UAE Industry Minister Sultan Ahmed Al Jaber greeted attendees ahead of a meeting between Brazil’s President Luiz Inacio Lula da Silva and leaders present at the Amazon Summit in Brazil on August 9, 2023.
At a subsequent gathering, influential OPEC nations emphasized the significance of oil and gas in the broader climate discourse, advocating for their continued role in a sustainable energy transition.
During the U.N. MENA climate week in Riyadh, energy representatives from Saudi Arabia, the UAE, and Iraq – the three predominant OPEC members – convened to discuss climate issues.
UAE Energy Minister Suhail al-Mazrouei, representing the trilateral assembly, expressed that as leading hydrocarbon producers, their duty extends to supplying the world with sufficient resources.
This ensures that the transition to cleaner energy sources remains economically reasonable.
The upcoming COP28 climate summit, from Nov. 30 to Dec. 12 in Dubai, will serve as a platform for nations to intensify efforts against escalating global temperatures, which have recently witnessed records in heatwaves, wildfires, and droughts.
Current data suggests global endeavors are lagging, struggling to maintain temperature rises below the 2°C threshold above pre-industrial levels.
Sultan al-Jaber, who will preside over COP28, conveyed optimism, envisioning “transformational outcomes” from the summit, both regionally and globally.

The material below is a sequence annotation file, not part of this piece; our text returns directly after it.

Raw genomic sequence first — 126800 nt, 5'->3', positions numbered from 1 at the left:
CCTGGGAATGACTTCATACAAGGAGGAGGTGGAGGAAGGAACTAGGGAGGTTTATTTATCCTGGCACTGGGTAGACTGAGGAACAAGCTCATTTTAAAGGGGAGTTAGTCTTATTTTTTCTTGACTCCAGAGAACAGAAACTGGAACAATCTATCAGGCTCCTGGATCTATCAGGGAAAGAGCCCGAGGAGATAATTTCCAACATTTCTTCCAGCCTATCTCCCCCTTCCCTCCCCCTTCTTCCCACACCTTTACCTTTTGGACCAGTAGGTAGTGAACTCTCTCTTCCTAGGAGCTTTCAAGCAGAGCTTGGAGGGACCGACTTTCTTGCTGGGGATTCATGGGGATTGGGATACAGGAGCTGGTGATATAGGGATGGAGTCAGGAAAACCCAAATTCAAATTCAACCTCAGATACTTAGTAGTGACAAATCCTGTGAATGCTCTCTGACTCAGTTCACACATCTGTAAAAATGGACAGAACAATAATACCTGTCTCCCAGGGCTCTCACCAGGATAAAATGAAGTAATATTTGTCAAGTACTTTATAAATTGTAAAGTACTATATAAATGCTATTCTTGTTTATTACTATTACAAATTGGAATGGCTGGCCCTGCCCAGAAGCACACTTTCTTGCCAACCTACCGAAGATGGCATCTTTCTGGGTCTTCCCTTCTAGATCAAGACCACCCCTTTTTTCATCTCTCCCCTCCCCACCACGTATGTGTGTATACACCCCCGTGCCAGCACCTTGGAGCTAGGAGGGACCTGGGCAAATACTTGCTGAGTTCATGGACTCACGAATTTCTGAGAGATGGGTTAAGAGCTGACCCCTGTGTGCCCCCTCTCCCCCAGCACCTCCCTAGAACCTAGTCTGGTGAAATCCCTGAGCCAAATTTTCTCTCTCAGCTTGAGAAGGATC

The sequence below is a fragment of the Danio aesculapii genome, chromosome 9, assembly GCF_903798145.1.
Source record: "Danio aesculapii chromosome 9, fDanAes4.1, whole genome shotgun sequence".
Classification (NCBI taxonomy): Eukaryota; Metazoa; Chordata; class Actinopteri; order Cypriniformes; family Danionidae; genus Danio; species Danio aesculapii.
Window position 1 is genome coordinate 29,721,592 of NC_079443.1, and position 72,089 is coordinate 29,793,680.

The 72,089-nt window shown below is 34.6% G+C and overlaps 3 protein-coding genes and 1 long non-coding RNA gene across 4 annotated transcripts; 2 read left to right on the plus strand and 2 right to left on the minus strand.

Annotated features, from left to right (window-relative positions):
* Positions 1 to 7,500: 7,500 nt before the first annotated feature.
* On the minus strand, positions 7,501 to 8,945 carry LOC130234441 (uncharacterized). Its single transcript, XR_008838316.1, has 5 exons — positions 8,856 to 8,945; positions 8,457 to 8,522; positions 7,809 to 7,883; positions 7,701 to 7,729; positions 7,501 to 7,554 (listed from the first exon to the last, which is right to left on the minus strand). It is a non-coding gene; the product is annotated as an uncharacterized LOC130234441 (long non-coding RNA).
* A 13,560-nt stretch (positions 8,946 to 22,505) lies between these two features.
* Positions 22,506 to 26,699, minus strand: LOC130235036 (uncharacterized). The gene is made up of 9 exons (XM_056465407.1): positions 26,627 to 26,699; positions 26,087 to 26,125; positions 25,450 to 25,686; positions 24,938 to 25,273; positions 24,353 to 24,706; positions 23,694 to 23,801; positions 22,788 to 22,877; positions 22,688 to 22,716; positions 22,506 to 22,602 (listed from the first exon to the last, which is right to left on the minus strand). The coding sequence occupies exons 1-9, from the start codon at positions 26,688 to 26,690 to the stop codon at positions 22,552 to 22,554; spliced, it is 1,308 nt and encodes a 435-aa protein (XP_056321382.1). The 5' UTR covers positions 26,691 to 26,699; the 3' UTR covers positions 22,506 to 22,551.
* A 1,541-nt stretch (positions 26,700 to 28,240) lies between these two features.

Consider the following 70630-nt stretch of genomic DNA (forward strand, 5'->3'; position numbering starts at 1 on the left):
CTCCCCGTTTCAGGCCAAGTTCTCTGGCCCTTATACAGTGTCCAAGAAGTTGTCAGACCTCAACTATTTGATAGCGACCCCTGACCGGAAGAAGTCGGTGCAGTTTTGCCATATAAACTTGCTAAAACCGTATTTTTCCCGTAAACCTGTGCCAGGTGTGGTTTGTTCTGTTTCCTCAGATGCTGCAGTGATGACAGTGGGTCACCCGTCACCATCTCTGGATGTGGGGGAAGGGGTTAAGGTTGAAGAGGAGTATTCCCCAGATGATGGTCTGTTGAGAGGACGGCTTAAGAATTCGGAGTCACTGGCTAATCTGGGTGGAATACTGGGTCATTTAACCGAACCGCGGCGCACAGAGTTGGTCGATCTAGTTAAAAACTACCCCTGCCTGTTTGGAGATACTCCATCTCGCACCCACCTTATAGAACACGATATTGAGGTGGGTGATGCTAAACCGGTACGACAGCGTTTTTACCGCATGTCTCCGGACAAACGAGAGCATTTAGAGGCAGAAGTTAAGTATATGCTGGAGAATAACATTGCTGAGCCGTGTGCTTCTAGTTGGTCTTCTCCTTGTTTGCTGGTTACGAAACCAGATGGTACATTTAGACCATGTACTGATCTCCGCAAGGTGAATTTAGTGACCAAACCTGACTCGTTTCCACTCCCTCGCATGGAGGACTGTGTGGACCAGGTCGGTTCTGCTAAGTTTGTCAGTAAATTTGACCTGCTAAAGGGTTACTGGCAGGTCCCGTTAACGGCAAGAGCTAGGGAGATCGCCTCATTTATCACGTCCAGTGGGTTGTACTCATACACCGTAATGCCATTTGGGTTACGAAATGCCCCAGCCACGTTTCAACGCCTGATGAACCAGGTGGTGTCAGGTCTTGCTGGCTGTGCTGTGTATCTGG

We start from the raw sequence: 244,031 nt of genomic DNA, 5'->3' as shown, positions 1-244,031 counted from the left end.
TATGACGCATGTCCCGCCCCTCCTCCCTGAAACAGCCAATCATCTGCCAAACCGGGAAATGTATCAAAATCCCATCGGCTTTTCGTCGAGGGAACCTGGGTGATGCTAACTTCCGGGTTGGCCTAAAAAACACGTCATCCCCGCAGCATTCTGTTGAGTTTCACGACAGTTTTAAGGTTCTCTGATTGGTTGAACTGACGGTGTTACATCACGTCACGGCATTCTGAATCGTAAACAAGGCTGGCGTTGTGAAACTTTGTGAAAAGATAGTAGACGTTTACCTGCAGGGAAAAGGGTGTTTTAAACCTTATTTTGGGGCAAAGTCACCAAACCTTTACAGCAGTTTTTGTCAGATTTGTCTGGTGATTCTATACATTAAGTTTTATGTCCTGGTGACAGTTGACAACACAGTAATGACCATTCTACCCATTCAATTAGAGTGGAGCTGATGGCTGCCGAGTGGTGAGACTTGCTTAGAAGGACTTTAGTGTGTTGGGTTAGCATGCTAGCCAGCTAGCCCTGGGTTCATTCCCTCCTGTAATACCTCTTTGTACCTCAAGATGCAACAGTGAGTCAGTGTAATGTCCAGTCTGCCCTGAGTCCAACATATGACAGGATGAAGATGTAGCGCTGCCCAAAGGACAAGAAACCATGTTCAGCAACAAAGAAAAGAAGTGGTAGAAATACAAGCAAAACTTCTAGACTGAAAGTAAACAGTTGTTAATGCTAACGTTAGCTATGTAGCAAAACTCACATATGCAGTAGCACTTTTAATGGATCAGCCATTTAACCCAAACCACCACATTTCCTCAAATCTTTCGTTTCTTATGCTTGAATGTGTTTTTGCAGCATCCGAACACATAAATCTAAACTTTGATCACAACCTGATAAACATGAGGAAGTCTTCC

Despite his role, environmentalists question his leadership due to the UAE’s prominence in the oil industry and his affiliation with state oil titan, ADNOC.
In response, Jaber has consistently championed a comprehensive approach to COP, integrating the fossil fuel sector into the climate dialogue. He believes they can contribute positively through decarbonisation initiatives.
With COP28 on the horizon, nations are polarized. While some vehemently demand a cessation of fossil fuel usage, others argue for the ongoing utility of coal, oil, and gas, provided they’re amalgamated with emissions-reducing technologies.
Al-Jaber highlighted that 17 out of the past 27 COP meetings were held in fossil fuel-rich countries, underlining energy’s ubiquitous importance.
Echoing similar sentiments, Saudi Energy Minister Prince Abdulaziz bin Salman emphasized the enduring need for hydrocarbons, cautioning against vilifying the industry and affirming its continued relevance.